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A flat the size of a tent is for sale for $100,000 on the London property market

The unit is on the ground floor of this Victorian house in Lower Clapham. (Supplied: My Auction)

Space is overrated, right?

That's the thinking the owners of what is thought to be one of the smallest flats in London are hoping buyers will embrace when the property goes under the hammer next week.

Bidding for the 7-square-metre "microflat" in Lower Clapham starts at 50,000 pounds ($94,000). However, it is likely to sell for more than double the asking price, as it was bought for 103,500 pounds in 2017.

The tiny unit features a raised bed, under which sits storage, a mini-fridge and space for a microwave. On the other side of the room, a sink and collapsible dining table. 

A minimalists dream. (Supplied: My Auction)

A separate wet room rounds out the square metreage, with a toilet, sink and shower. 

In all, the flat is a little over half the size of an average parking spot, or about the size of a compact four-person tent.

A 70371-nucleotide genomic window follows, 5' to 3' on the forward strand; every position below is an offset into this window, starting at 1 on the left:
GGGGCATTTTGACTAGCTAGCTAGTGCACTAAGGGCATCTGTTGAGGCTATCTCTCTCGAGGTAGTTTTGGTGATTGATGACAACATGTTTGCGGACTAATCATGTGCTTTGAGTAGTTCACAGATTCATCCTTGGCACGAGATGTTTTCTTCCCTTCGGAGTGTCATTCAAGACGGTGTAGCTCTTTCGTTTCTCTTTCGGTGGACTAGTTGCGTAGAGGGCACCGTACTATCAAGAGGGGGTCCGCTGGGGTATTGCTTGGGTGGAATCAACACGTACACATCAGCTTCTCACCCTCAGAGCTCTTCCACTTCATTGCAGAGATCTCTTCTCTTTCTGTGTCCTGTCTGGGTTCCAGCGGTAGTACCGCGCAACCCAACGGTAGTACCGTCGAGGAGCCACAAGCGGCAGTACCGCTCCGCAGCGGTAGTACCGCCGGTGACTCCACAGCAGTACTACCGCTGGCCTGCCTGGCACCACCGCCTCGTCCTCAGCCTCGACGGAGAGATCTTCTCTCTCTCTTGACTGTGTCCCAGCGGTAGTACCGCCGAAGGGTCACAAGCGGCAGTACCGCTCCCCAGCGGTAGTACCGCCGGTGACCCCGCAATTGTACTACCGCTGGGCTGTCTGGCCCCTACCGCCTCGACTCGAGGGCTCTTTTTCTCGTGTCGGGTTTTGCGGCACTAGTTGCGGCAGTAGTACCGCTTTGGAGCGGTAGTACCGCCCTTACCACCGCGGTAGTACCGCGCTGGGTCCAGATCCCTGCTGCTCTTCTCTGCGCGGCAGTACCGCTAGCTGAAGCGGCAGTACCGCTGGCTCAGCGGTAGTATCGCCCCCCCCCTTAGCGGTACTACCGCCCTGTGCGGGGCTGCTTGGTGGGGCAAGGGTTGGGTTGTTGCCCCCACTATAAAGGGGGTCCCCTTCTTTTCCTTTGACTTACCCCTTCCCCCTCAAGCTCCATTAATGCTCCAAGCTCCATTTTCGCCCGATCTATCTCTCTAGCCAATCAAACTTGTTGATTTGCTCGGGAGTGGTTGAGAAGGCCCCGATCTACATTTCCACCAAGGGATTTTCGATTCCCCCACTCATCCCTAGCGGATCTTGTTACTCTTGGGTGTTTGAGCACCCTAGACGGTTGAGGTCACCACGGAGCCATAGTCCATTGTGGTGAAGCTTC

There is space to lay out six and a half bath towels, if you fancy.

There's no need for a curtain when the entire bathroom is the size of a standard shower cubicle. (Supplied: My Auction)

The no-nonsense, just-the-essentials lifestyle on offer is being marketed towards single professionals looking for a place to lay their head and nothing more.

The real estate listing focuses on the location of the flat — within walking distance of plenty of trendy cafes, bars, restaurants and shops.

There are a number of sorely-needed green spaces a short walk away, too.

However, a potential resident commuting to and from a demanding corporate job will have to catch an overground train more than a 10-minute walk away before changing to the Tube to get into central London.

The flat is being held up as an example of how inaccessible housing has become in the British capital.

Julia Rugg, a research fellow at York University’s Centre for Housing Policy, told The Guardian the Clapton sale reflected the "inflated nature of the housing market in London" and said it would be a "worrying development" if microflats were seen as a solution to housing affordability.

"The neighbourhood may well be awash with bars and cafes but relying on these for living space makes life very expensive," she said.